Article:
December 4, 2017
Flink: The Latest 3D Printing Ink Powered With Bacteria [Video]

Researchers at the ETH Zurich laboratory developed a bacteria-infused ink and used it to 3D print various objects.

Led by Professor Andre Studart, ETH researchers presented a new 3D printing medium that uses live bacteria. They developed 3D printing ink that contains bacteria and made it possible to print objects without killing the bacteria in the process. These mini biochemical factories can be modified to possess certain properties, depending on which type of bacteria scientists put in the ink.

The scientists named this bacteria-powered ink medium "Flink."

Cleaning up environmental pollution, harvesting photosynthetic energy, and making medical supplies are some of the potential uses for "Flink" according to its creators as ScienceAdvances states.

The new ink is made up of a hydrogel that simulates the environment, as well as contains the essential nutrients, to keep the bacteria alive. The hydrogel allows the bacteria to grow and breed. Manuel Schaffner, one of the scientists at ETH Zurich, says that once the nourishment is all used up by the bacteria, the object can simply be dipped in the hydrogel to replenish the nutrients.

According to ETH Zurich, creating the perfect consistency was a challenge for the team of scientists. The stiffness of the ink will affect the bacteria's ability to move. They needed to create the ink that is fluid enough to pass through a pressure nozzle and allow bacteria to move. The object also needed to be strong enough support the weight of the layers on top of it. The printed object might collapse if the printed object is too fluid. In the end, the substance needed to be as sticky as toothpaste and as consistent as a popular hand cream.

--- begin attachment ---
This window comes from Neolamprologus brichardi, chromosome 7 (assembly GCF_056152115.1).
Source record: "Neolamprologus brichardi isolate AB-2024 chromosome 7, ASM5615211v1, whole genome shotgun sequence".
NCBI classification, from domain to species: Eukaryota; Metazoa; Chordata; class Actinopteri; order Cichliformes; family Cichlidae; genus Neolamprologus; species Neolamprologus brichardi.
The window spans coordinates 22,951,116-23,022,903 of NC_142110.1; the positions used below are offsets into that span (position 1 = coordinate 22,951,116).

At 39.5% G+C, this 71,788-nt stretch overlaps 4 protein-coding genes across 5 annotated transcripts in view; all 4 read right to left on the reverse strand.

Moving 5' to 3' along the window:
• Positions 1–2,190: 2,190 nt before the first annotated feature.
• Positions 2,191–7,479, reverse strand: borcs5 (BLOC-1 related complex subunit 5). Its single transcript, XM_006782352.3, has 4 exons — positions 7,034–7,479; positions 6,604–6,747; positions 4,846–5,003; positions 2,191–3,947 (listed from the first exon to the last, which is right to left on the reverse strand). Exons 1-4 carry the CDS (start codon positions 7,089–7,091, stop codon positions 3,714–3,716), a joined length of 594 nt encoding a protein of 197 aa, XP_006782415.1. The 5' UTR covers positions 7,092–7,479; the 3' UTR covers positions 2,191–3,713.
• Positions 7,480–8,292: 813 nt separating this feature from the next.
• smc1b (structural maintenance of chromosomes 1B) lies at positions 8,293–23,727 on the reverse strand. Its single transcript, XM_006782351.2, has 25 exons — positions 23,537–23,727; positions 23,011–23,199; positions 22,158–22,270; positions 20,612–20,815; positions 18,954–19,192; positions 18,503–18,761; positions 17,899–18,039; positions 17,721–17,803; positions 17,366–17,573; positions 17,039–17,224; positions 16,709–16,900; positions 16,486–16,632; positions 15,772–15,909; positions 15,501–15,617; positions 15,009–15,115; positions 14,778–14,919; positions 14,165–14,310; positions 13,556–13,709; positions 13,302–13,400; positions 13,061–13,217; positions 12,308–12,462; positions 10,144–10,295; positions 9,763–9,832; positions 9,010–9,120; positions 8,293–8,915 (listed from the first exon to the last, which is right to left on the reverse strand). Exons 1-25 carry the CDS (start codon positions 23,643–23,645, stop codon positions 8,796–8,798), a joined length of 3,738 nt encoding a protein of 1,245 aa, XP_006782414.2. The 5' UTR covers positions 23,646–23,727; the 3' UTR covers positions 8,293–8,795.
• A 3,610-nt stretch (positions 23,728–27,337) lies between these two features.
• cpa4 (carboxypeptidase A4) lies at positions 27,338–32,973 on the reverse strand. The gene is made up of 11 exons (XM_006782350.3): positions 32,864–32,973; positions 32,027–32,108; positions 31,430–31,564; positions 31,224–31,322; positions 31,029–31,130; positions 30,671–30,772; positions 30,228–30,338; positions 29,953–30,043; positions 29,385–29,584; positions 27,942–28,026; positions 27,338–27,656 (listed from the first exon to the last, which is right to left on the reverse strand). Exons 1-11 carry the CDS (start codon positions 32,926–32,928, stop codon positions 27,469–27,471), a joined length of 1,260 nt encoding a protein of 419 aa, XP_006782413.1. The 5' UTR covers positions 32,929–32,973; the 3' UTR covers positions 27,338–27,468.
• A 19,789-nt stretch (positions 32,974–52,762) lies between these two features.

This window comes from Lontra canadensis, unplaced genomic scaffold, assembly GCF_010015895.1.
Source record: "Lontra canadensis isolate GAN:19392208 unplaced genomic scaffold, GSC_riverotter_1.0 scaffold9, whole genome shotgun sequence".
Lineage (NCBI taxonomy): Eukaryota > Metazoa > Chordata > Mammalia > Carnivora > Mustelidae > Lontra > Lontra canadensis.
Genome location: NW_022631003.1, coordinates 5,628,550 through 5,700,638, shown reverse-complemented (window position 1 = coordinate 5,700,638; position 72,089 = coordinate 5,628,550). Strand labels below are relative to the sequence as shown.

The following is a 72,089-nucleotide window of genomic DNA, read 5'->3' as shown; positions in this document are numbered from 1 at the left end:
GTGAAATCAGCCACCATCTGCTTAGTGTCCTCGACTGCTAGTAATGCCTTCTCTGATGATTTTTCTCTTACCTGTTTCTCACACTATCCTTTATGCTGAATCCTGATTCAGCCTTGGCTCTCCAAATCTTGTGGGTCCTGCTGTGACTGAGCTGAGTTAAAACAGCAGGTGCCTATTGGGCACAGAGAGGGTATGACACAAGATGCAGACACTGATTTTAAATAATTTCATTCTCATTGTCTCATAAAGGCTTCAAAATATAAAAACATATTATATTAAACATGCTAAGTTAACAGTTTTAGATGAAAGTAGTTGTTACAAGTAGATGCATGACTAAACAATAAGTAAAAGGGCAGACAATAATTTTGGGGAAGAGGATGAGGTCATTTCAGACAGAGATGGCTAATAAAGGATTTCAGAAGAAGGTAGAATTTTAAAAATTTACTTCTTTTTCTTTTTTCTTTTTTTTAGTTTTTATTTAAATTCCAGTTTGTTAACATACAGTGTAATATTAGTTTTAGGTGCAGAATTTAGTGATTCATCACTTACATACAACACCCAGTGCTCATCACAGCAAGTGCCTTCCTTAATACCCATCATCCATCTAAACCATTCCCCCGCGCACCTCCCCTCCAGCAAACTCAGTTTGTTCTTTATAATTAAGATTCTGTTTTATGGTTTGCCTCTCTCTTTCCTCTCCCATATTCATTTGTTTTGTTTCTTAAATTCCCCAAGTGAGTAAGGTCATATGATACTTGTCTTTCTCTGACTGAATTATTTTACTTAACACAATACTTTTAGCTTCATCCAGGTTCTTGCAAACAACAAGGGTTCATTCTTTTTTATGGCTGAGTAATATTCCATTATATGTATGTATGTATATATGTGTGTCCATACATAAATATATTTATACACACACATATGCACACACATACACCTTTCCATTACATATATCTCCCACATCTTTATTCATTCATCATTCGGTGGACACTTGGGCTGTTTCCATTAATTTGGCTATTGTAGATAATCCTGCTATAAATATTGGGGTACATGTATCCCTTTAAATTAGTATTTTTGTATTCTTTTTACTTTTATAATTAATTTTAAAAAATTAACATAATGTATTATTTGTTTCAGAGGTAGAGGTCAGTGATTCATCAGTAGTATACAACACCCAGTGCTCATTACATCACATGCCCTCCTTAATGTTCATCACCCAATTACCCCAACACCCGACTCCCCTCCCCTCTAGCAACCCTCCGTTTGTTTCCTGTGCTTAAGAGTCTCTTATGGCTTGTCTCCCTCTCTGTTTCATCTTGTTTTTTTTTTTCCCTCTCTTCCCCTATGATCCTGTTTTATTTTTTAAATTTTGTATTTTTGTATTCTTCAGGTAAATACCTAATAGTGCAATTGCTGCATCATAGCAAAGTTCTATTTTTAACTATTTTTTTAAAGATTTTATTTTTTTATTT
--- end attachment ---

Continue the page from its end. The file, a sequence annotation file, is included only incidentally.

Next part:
Phenol is a toxic chemical that may cause conditions ranging from dermatitis to second and third-degree burns upon contact with skin. It is also harmful to the central nervous system, liver, and kidneys. One gram of this substance can be fatal to humans. The researchers 3D printed a grid infused with a breed of bacteria called Pseudomonas putida. When they placed this object in water contaminated with Phenol, the bacteria purified the water completely in a few days.

Another breed of bacteria called Acetobacter xylinum produces a gelatinous substance called bacterial cellulose. Medical practitioners use this substance for dressing wounds. The scientists 3D-printed a patch in a doll's face and then left the material in a sealed container for a few days. ETH Zurich food scientist Patrick Rühs observed that the object's surface produced a cellulose film. 3D-printing a cellulose patch to match the contours of body parts could prevent a wound dressing material from peeling off. Apart from that, there is also a lower possibility of wound infection due to the sealing property of the film.

Because of this, it is possible to create a breed of bacteria that produce substances according to human needs.